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Microsoft’s experimental dance Cube lights up Seattle music festival

Microsoft has created a four-foot high interactive art installation for Seattle's Decibel music and arts festival.

The Microsoft Cube is essentially a projection system that uses five PCs, five projectors and four Kinect sensors to create a dance party that invites onlookers to become part of the art display.

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The installation will be visible for the duration of the festival, which runs until 28 September, located in the Seattle Centre between the Trimpin sculpture and Sky Church.

Participants are invited to stand in front of the structure and the Cube will react, tracing the movements of those around it. The Kinect sensors can register up to three people on each side, and the Cube also acts as a portal, allowing users to be connected to those on the other side.

Michael Megalli, senior director of brand strategy at Microsoft, described the Cube as residing in the "intersection of art and technology" and claimed it reflected a more creative culture at the firm.

Microsoft CEO Satya Nadella has encouraged employees to be more experimental with their projects, taking them outside their usual remit. The Cube itself was developed over many months as various internal teams brought their own expertise and passion to the project.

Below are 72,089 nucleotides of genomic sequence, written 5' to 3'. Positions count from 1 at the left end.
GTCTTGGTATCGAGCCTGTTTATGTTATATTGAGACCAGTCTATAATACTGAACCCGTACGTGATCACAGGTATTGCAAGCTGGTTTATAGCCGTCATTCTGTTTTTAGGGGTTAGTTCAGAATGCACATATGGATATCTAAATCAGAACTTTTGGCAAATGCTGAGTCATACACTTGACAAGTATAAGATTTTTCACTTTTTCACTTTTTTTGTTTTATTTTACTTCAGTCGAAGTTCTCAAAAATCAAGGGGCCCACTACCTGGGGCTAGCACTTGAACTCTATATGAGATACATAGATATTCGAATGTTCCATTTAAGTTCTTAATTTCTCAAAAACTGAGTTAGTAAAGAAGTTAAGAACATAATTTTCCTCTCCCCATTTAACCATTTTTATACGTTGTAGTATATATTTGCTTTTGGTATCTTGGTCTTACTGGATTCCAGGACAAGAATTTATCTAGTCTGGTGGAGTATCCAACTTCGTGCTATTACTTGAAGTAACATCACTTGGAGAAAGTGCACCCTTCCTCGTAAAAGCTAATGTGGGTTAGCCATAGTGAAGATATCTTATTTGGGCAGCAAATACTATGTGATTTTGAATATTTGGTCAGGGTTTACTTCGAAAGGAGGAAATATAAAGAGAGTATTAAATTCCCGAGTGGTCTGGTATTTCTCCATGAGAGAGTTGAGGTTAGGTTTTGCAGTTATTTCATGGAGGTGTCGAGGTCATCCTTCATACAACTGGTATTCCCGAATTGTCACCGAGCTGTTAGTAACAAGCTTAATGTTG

The company also collaborated with WorldStage, an event technology firm, in order to finalise the structure's screens, which are made from projection material and clear acrylic.

Microsoft has yet to confirm what, if anything, the Cube will be used for in the future, but it seems that the company has plenty of ideas it is considering.

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"It could be a stage for performance, a blackboard for education, a display case for museum artefacts," explains Megalli. "It could be a communications device to bring people together in unexpected ways."

Barclay has been writing about technology for a decade, starting out as a freelancer with IT Pro Portal covering everything from London’s start-up scene to comparisons of the best cloud storage services.  After that, he spent some time as the managing editor of an online outlet focusing on cloud computing, furthering his interest in virtualization, Big Data, and the Internet of Things.